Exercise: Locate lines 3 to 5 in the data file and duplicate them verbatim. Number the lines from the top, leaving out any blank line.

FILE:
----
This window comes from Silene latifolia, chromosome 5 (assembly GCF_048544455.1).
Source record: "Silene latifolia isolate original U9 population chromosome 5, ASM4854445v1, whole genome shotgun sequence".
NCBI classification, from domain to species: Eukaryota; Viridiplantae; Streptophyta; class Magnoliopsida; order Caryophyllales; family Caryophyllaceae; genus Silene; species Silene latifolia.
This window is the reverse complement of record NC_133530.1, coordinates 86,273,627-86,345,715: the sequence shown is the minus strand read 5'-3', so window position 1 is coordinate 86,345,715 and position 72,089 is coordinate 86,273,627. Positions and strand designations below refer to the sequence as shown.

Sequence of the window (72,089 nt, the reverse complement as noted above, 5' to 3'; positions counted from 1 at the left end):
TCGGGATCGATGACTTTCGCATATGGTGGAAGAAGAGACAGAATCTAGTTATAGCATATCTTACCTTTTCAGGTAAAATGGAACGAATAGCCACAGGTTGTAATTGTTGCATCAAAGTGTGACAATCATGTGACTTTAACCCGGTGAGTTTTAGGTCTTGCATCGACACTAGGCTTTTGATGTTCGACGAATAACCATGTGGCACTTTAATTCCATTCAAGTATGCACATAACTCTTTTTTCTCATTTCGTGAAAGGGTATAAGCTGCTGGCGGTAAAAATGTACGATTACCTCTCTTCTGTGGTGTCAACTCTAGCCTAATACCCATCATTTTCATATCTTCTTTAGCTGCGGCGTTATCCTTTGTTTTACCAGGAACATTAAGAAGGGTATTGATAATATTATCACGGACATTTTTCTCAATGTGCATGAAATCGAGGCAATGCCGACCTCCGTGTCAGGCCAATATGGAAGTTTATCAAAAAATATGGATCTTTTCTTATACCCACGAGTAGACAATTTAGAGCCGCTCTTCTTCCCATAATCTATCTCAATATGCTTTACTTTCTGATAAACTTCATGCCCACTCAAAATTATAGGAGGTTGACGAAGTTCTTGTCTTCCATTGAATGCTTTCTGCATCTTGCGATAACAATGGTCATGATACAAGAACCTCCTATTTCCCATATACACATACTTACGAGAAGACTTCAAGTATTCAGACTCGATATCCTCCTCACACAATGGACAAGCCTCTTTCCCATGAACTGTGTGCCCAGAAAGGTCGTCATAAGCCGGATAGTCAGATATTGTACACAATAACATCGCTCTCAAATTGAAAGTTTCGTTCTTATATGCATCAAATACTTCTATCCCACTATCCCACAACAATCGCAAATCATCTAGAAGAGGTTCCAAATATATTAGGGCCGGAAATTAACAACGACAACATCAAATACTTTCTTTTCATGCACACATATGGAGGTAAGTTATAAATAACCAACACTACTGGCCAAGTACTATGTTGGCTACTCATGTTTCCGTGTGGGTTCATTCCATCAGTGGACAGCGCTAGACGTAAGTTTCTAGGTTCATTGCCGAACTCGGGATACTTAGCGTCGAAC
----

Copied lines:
NCBI classification, from domain to species: Eukaryota; Viridiplantae; Streptophyta; class Magnoliopsida; order Caryophyllales; family Caryophyllaceae; genus Silene; species Silene latifolia.
This window is the reverse complement of record NC_133530.1, coordinates 86,273,627-86,345,715: the sequence shown is the minus strand read 5'-3', so window position 1 is coordinate 86,345,715 and position 72,089 is coordinate 86,273,627. Positions and strand designations below refer to the sequence as shown.

Sequence of the window (72,089 nt, the reverse complement as noted above, 5' to 3'; positions counted from 1 at the left end):